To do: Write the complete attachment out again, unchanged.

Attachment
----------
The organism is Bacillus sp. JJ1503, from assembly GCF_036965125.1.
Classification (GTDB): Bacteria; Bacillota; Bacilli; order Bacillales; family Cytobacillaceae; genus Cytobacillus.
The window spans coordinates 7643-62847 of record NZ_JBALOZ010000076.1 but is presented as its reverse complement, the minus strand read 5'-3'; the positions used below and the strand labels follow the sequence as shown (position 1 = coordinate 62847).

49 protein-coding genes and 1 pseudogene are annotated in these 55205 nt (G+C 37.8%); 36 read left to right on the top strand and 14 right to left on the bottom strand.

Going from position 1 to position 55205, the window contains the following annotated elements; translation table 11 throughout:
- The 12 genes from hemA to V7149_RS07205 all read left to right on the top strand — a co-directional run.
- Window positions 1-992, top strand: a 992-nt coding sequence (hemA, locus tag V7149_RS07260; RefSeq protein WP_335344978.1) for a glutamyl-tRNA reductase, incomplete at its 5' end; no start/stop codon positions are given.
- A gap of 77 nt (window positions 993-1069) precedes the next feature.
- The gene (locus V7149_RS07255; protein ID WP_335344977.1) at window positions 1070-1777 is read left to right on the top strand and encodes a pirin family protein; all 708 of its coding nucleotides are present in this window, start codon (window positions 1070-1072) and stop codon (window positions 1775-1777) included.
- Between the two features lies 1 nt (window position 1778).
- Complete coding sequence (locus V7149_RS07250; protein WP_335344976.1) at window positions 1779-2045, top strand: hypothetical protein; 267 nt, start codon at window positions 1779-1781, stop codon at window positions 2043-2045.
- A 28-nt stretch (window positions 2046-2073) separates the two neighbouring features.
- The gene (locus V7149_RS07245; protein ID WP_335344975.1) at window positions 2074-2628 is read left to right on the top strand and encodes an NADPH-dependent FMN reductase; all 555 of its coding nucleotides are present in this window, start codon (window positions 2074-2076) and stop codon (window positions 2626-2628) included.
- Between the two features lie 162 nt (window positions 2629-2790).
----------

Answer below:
The organism is Bacillus sp. JJ1503, from assembly GCF_036965125.1.
Classification (GTDB): Bacteria; Bacillota; Bacilli; order Bacillales; family Cytobacillaceae; genus Cytobacillus.
The window spans coordinates 7643-62847 of record NZ_JBALOZ010000076.1 but is presented as its reverse complement, the minus strand read 5'-3'; the positions used below and the strand labels follow the sequence as shown (position 1 = coordinate 62847).

49 protein-coding genes and 1 pseudogene are annotated in these 55205 nt (G+C 37.8%); 36 read left to right on the top strand and 14 right to left on the bottom strand.

Going from position 1 to position 55205, the window contains the following annotated elements; translation table 11 throughout:
- The 12 genes from hemA to V7149_RS07205 all read left to right on the top strand — a co-directional run.
- Window positions 1-992, top strand: a 992-nt coding sequence (hemA, locus tag V7149_RS07260; RefSeq protein WP_335344978.1) for a glutamyl-tRNA reductase, incomplete at its 5' end; no start/stop codon positions are given.
- A gap of 77 nt (window positions 993-1069) precedes the next feature.
- The gene (locus V7149_RS07255; protein ID WP_335344977.1) at window positions 1070-1777 is read left to right on the top strand and encodes a pirin family protein; all 708 of its coding nucleotides are present in this window, start codon (window positions 1070-1072) and stop codon (window positions 1775-1777) included.
- Between the two features lies 1 nt (window position 1778).
- Complete coding sequence (locus V7149_RS07250; protein WP_335344976.1) at window positions 1779-2045, top strand: hypothetical protein; 267 nt, start codon at window positions 1779-1781, stop codon at window positions 2043-2045.
- A 28-nt stretch (window positions 2046-2073) separates the two neighbouring features.
- The gene (locus V7149_RS07245; protein ID WP_335344975.1) at window positions 2074-2628 is read left to right on the top strand and encodes an NADPH-dependent FMN reductase; all 555 of its coding nucleotides are present in this window, start codon (window positions 2074-2076) and stop codon (window positions 2626-2628) included.
- Between the two features lie 162 nt (window positions 2629-2790).